In a reminder of the mounting political focus on immigration, the European Union logged a net migration influx of nearly 900,000 people last year, four times the natural growth between births and deaths.
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However, the numbers of legal immigrants fell for the second successive year, according to Eurostat figures. The EU's population grew by 1.1-million last year after a near-1.8-million drop the previous year. Movement of people, in and out of the 28-state bloc, as well as within the EU, remained heavily influenced by a record 18-month recession running right through 2012 for the 17 countries sharing the euro currency.
Spain hemorrhaged more than 160,000 people after a burst property and credit bubble that has left nearly three people in five under the age of 25 unemployed.
Migrants in France (Photo: AFP)
The biggest magnets for migrants, by a considerable margin, were Germany and Italy, which posted net migration increases of some 390,000 and 370,000 people, despite more deaths than births in each of these countries.
Government bailout recipients Greece, Ireland and Portugal each saw more people leave than arrive last year, although Ireland more than made up for this emigration with births far outstripping deaths there.
Lithuania's population, meanwhile, fell under three million.
The former Soviet republic has seen an extraordinary half-a-million collapse in its population in the short space of a decade, many to Britain, Ireland and other EU countries since its 2004 entry. In absolute terms, Britain's population posted the biggest increase, nearly 400,000 more people due both to natural growth and net immigration.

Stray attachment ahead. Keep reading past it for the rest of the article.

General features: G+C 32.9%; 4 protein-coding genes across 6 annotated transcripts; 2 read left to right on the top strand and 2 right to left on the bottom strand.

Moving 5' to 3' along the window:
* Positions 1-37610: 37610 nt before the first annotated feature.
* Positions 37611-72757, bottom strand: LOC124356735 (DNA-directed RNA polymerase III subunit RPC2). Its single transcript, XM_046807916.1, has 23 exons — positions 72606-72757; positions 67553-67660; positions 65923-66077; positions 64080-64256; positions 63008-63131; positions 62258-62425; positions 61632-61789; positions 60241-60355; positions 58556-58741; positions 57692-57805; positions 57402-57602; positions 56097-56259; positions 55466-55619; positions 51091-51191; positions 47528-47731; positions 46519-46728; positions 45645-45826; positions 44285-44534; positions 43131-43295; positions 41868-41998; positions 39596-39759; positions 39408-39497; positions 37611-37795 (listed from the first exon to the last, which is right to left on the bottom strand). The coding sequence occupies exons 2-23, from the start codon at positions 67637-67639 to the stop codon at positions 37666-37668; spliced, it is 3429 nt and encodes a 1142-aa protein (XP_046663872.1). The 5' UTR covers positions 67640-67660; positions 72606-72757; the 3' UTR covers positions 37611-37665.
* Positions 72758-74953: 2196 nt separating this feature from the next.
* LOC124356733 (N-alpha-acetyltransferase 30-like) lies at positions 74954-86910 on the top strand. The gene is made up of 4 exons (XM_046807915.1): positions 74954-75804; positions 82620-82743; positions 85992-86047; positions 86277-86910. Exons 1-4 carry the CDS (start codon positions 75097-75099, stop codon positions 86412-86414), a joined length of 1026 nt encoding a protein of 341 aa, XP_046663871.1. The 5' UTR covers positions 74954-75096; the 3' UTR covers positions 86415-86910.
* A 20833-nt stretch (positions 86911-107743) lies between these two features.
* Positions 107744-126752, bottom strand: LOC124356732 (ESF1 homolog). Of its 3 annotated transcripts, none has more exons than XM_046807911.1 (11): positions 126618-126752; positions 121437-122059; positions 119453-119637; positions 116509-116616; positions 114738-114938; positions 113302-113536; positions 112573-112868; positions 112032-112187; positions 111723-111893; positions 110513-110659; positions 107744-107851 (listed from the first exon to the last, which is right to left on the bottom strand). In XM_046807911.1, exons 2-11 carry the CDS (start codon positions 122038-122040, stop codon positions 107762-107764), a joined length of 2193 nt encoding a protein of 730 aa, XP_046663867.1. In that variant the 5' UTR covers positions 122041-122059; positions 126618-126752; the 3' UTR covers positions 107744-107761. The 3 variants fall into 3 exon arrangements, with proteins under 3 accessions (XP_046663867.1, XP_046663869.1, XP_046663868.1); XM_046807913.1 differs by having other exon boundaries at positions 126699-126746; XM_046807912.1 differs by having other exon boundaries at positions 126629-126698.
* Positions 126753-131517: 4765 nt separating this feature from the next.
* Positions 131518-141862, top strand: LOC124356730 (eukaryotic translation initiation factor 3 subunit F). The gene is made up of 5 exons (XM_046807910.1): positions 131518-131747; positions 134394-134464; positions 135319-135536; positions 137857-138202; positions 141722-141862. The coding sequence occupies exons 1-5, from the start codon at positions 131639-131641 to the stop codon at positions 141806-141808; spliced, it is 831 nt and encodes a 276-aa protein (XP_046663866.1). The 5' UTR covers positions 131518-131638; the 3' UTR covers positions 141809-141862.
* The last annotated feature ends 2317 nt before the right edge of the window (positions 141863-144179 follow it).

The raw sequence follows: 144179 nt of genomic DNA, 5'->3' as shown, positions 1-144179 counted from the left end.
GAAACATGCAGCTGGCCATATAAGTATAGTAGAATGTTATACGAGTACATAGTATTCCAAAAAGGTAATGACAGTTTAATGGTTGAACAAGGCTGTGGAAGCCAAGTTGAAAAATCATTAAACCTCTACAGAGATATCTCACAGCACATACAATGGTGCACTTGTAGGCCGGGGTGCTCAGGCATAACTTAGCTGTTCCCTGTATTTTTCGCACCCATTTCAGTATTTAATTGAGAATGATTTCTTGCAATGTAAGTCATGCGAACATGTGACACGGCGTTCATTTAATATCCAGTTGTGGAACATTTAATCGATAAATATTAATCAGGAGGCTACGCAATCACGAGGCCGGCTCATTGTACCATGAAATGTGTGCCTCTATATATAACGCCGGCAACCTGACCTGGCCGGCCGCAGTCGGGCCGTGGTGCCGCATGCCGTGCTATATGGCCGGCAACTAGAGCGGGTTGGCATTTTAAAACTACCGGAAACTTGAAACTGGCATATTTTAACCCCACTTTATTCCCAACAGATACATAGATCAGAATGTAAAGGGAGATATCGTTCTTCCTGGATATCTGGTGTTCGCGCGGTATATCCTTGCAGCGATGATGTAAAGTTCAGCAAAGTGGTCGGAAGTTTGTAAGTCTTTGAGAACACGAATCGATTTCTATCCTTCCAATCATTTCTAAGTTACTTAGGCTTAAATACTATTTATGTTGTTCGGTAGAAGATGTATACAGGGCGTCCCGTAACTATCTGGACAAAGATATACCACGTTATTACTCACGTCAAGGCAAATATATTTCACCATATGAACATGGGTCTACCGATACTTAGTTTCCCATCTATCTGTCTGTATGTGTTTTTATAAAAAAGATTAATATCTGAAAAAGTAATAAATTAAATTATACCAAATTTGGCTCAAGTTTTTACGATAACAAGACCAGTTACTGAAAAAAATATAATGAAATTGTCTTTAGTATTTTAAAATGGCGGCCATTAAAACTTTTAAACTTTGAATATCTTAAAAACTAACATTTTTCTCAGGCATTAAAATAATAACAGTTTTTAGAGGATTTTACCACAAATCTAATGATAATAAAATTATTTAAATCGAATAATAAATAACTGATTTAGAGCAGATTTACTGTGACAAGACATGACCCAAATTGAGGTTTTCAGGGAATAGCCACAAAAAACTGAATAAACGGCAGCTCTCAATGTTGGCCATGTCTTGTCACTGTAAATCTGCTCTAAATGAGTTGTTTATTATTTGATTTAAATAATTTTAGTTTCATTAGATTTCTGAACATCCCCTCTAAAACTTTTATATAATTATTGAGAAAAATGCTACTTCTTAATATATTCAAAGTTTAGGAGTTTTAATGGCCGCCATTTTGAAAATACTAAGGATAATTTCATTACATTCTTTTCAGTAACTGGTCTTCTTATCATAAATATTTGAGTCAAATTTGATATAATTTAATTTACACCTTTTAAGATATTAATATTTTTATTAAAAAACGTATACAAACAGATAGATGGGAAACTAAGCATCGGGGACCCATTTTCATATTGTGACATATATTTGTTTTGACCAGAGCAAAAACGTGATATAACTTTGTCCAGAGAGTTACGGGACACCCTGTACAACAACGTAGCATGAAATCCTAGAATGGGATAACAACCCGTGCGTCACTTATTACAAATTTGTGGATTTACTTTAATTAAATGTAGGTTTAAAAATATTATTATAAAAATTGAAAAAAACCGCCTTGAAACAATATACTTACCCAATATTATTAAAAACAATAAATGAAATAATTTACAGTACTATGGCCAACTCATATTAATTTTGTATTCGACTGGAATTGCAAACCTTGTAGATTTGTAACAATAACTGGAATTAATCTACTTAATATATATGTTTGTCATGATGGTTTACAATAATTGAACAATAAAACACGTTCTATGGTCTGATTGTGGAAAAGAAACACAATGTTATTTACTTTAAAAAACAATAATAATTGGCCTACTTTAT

The EU's total population as of January 1, 2013, was 505.7-million -- 331.1-million in the countries that share the euro. Some 5.2 million babies were born in the EU last year.
Of the biggest countries, the populations of Germany (80.5 million), France (65.6 million), Britain (63.9 million) and Italy (59.7 million) each grew.
Total population (natural change and net migration) increased in 17 countries: Belgium, Britain, the Czech Republic, Denmark, Germany, Ireland, France, Italy, Cyprus, Luxembourg, Malta, Netherlands, Austria, Slovenia, Slovakia, Finland, Sweden.
The overall figure decreased in 11 countries: Bulgaria, Estonia, Greece, Spain, Croatia, Latvia, Lithuania, Hungary, Poland, Portugal and Romania.
A major exporter of people around its EU entry in 2004, Poland's net migration outflow nevertheless fell to fewer than 7,000 people in 2012.
Wealthy non-EU neighbours Norway and Switzerland each saw more than one new immigrant for every 100 inhabitants in 2012.
The highest death rates were found in the former Communist territories of Bulgaria, Latvia, Lithuania, Hungary, Romania and Croatia, each of between 12 and 15 percent.
Ireland posted the lowest with 6.3 percent.
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